These chickens are domesticated. Really domesticated. They know me as their provider, almost as if I were their god. Any time I open the back door, which they can see from their chicken yard, they cluster around the near side of their pen, eyes on me.

Any time I come near the chicken yard, they cluster around near me, knowing that I am their provider, knowing that very often, when I show up, I bring good things for them to eat. 

They’re constantly looking to me for their provision: what will I bring them today? They remind me of the apostle’s promise, “Every good and perfect gift comes down from the Father of lights,” only in this case, every good and perfect gift comes from me.

The other day, I brought a large handful of their favorite vegetable, kale, and I tossed it into their pen. They ignored the kale. They didn’t even notice that I’d tossed their favorite veggie into their pen. They just kept their eyes on me, knowing that I might give them something good to eat.

I explained to the brilliant birds: “I already brought you something good to eat. I have already provided for you. Go enjoy what I’ve already given you!”

And they clustered even tighter around that side of their fence, watching to see what I’d give them.

They were so intently focused on the fact that I am their provider, focused on what I might provide for them, that they completely missed the fact that I had already provided for them.

And as I watched them, I heard Father clearing his throat, drawing my attention to their actions. And I knew I was guilty.

There have been times that I’ve been so focused on God, who is my good provider, focused on what God is going to provide for me, that I completely miss what he’s already provided for me.

I’m learning to give thanks more, and to solicit provision less.


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Devotionals, Letters

Accusations Against God.

I was thinking about God’s provision. Provision is something that God is really quite good at.

If I ask my Father for something to eat, and then I complain about what he brings me, my complaint is not merely against the food. My complaint is also against my Father who brought me the meal.

My words address the food: “This is yucky! I don’t like this.”

But the accusation continues further: “Your provision for me is yucky! I don’t like how you provide for me!” It’s inescapable.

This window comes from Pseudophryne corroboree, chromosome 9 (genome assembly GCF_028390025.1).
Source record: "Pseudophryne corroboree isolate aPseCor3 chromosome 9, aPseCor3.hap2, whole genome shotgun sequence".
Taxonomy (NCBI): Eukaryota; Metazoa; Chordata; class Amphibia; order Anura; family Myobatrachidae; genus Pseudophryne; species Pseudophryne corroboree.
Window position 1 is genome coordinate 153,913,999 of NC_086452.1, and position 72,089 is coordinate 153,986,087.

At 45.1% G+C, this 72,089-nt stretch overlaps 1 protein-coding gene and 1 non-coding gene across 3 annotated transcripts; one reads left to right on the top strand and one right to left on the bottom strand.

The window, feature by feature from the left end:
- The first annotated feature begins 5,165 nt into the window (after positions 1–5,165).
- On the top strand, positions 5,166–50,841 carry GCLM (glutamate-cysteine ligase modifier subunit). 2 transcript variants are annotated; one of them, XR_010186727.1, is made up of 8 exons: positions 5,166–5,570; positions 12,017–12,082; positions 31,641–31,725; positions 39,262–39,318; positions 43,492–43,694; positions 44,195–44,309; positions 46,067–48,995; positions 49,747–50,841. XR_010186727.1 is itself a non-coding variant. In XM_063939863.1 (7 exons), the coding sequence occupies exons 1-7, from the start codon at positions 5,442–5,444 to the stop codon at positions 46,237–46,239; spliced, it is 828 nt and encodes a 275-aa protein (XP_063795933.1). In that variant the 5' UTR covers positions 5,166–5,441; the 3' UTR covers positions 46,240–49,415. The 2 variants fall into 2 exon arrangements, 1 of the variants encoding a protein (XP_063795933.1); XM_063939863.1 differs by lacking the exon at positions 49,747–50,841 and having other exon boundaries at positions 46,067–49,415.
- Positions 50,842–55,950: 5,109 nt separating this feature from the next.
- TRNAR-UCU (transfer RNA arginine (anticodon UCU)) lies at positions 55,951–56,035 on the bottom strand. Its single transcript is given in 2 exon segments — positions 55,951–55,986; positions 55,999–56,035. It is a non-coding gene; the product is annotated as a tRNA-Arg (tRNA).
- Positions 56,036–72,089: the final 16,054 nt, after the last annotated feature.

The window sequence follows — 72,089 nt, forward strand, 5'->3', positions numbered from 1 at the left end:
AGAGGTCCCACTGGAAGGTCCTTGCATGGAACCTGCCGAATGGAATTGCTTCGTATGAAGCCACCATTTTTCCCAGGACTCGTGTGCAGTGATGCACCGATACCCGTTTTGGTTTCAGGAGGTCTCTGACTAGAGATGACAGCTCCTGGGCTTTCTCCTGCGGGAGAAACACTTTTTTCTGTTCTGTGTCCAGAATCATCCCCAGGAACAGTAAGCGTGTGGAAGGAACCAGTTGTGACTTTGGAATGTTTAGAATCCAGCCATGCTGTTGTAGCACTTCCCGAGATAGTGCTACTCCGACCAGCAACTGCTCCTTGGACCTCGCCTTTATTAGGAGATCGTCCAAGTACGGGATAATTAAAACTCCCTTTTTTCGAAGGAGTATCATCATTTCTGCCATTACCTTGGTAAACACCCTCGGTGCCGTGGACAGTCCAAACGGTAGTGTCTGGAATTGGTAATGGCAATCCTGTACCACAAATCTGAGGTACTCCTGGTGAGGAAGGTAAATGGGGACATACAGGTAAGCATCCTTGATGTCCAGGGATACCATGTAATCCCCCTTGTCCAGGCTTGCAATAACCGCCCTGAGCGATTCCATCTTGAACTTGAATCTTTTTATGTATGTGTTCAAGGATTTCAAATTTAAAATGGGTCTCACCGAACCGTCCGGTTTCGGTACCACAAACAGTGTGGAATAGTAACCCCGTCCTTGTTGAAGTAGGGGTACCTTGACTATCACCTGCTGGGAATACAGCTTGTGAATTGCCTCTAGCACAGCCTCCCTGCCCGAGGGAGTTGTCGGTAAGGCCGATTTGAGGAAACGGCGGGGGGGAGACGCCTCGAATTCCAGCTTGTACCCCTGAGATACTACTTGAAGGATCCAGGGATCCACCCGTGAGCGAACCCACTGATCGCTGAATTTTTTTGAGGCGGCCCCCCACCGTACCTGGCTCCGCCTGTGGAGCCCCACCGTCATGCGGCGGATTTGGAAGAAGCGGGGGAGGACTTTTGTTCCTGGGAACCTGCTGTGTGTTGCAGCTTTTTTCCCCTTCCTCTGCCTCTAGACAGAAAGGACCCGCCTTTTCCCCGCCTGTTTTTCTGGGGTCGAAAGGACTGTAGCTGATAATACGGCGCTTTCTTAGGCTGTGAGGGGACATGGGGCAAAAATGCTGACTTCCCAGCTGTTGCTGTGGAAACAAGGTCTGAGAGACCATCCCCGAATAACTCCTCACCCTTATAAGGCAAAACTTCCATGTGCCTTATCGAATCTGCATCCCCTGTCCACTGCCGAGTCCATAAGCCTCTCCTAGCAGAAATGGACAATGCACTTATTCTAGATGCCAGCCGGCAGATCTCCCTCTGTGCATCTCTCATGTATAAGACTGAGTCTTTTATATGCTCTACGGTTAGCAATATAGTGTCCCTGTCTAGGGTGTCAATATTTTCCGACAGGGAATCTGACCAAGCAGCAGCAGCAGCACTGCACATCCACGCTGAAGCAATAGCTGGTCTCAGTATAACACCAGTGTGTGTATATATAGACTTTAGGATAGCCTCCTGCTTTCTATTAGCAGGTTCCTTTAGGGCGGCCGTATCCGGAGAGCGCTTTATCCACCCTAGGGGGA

The Israelites did this regularly during the Exodus. “Where’s the water? I’m thirsty!” “This water isn’t good enough; it’s bitter!” “I’m tired of manna; I want meat!”

We do this pretty often, don’t we?

We complain about God’s provision for us, because it’s not as generous or as comfortable as we want. We ask for a ministry, but it’s not as effective as we think it should be. We ask for a home, and then complain that it’s uncomfortable. We ask for a job, and then we fuss about the people we have to work with.

In all these things, we’re not just complaining about the things that God has lovingly and carefully provided for us. We’re also complaining about the God whom we accuse of such inferior provision.


The obvious solution to this problem, after we’ve repented (changed how we think about God’s care for us), is to practice giving thanks. “Thanks, God, for this adventure in the desert, away from the Egyptians. It sure is exciting to think about how you’re going to take care of us!

There’s one more place that Father’s been speaking to me about our whining:

I was visiting with a friend about how the Saints are pretty unhappy with the candidates for president in this election cycle (and I’m guilty of mocking them, too!), and Father whispered this verse to me:

“Let everyone be subject to the governing authorities, for there is no authority except that which God has established. The authorities that exist have been established by God.” Romans 13:1. Then he added,

“These are my provision. I’m sorry that you don’t like my provision. But you’re going to need to learn to work with them. You’re going to need to bless them, and not curse them.”

When I complain about the poor choice of presidential candidates, I’m accusing God’s fulfillment of Romans 13:1. With every complaint about Donald or Hillary, I’m accusing God of being a failure as a provider! And I haven’t even asked him about why He provided these candidates. 

(Even worse, when Paul wrote this verse, and when Peter wrote “honor the emperor,” they were referencing Caesar Nero, unquestionably one of the cruelest and most evil rulers in the history of this planet. We are without excuse.)

I’m thinking we have room to grow in how we respond to God’s provision in our government.

Let the lessons begin. Are we ready to learn? 


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Devotionals, Letters

Accusations Against God.

I was thinking about God’s provision. Provision is something that God is really quite good at.

If I ask my Father for something to eat, and then I complain about what he brings me, my complaint is not merely against the food. My complaint is also against my Father who brought me the meal.

My words address the food: “This is yucky! I don’t like this.”